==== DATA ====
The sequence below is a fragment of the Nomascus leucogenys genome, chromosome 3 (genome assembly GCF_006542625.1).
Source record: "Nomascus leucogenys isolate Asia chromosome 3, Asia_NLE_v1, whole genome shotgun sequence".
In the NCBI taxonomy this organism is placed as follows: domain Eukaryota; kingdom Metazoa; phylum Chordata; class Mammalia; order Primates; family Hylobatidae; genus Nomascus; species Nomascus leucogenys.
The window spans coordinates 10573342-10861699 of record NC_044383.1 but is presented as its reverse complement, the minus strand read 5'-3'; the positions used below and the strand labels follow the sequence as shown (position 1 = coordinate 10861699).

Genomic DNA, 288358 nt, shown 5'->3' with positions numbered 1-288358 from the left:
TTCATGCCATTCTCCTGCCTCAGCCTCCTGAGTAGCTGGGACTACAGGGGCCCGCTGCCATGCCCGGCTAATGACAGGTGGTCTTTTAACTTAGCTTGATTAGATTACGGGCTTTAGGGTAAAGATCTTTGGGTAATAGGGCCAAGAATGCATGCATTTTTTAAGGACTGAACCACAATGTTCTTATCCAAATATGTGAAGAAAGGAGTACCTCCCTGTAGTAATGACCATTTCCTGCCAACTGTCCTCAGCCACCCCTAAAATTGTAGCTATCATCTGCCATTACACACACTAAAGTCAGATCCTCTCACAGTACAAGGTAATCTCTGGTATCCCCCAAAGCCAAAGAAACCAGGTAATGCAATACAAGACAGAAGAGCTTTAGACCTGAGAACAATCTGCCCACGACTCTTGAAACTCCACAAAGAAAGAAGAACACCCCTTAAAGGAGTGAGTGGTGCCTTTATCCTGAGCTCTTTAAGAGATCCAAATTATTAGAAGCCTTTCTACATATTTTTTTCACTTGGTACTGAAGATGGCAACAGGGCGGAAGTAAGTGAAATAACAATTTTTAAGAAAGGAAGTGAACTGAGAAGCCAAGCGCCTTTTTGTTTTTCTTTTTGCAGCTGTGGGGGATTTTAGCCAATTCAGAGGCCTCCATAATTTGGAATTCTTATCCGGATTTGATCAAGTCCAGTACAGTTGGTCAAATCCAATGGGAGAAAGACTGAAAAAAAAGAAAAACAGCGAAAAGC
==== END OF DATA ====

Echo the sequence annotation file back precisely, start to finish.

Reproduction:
The sequence below is a fragment of the Nomascus leucogenys genome, chromosome 3 (genome assembly GCF_006542625.1).
Source record: "Nomascus leucogenys isolate Asia chromosome 3, Asia_NLE_v1, whole genome shotgun sequence".
In the NCBI taxonomy this organism is placed as follows: domain Eukaryota; kingdom Metazoa; phylum Chordata; class Mammalia; order Primates; family Hylobatidae; genus Nomascus; species Nomascus leucogenys.
The window spans coordinates 10573342-10861699 of record NC_044383.1 but is presented as its reverse complement, the minus strand read 5'-3'; the positions used below and the strand labels follow the sequence as shown (position 1 = coordinate 10861699).

Genomic DNA, 288358 nt, shown 5'->3' with positions numbered 1-288358 from the left:
TTCATGCCATTCTCCTGCCTCAGCCTCCTGAGTAGCTGGGACTACAGGGGCCCGCTGCCATGCCCGGCTAATGACAGGTGGTCTTTTAACTTAGCTTGATTAGATTACGGGCTTTAGGGTAAAGATCTTTGGGTAATAGGGCCAAGAATGCATGCATTTTTTAAGGACTGAACCACAATGTTCTTATCCAAATATGTGAAGAAAGGAGTACCTCCCTGTAGTAATGACCATTTCCTGCCAACTGTCCTCAGCCACCCCTAAAATTGTAGCTATCATCTGCCATTACACACACTAAAGTCAGATCCTCTCACAGTACAAGGTAATCTCTGGTATCCCCCAAAGCCAAAGAAACCAGGTAATGCAATACAAGACAGAAGAGCTTTAGACCTGAGAACAATCTGCCCACGACTCTTGAAACTCCACAAAGAAAGAAGAACACCCCTTAAAGGAGTGAGTGGTGCCTTTATCCTGAGCTCTTTAAGAGATCCAAATTATTAGAAGCCTTTCTACATATTTTTTTCACTTGGTACTGAAGATGGCAACAGGGCGGAAGTAAGTGAAATAACAATTTTTAAGAAAGGAAGTGAACTGAGAAGCCAAGCGCCTTTTTGTTTTTCTTTTTGCAGCTGTGGGGGATTTTAGCCAATTCAGAGGCCTCCATAATTTGGAATTCTTATCCGGATTTGATCAAGTCCAGTACAGTTGGTCAAATCCAATGGGAGAAAGACTGAAAAAAAAGAAAAACAGCGAAAAGC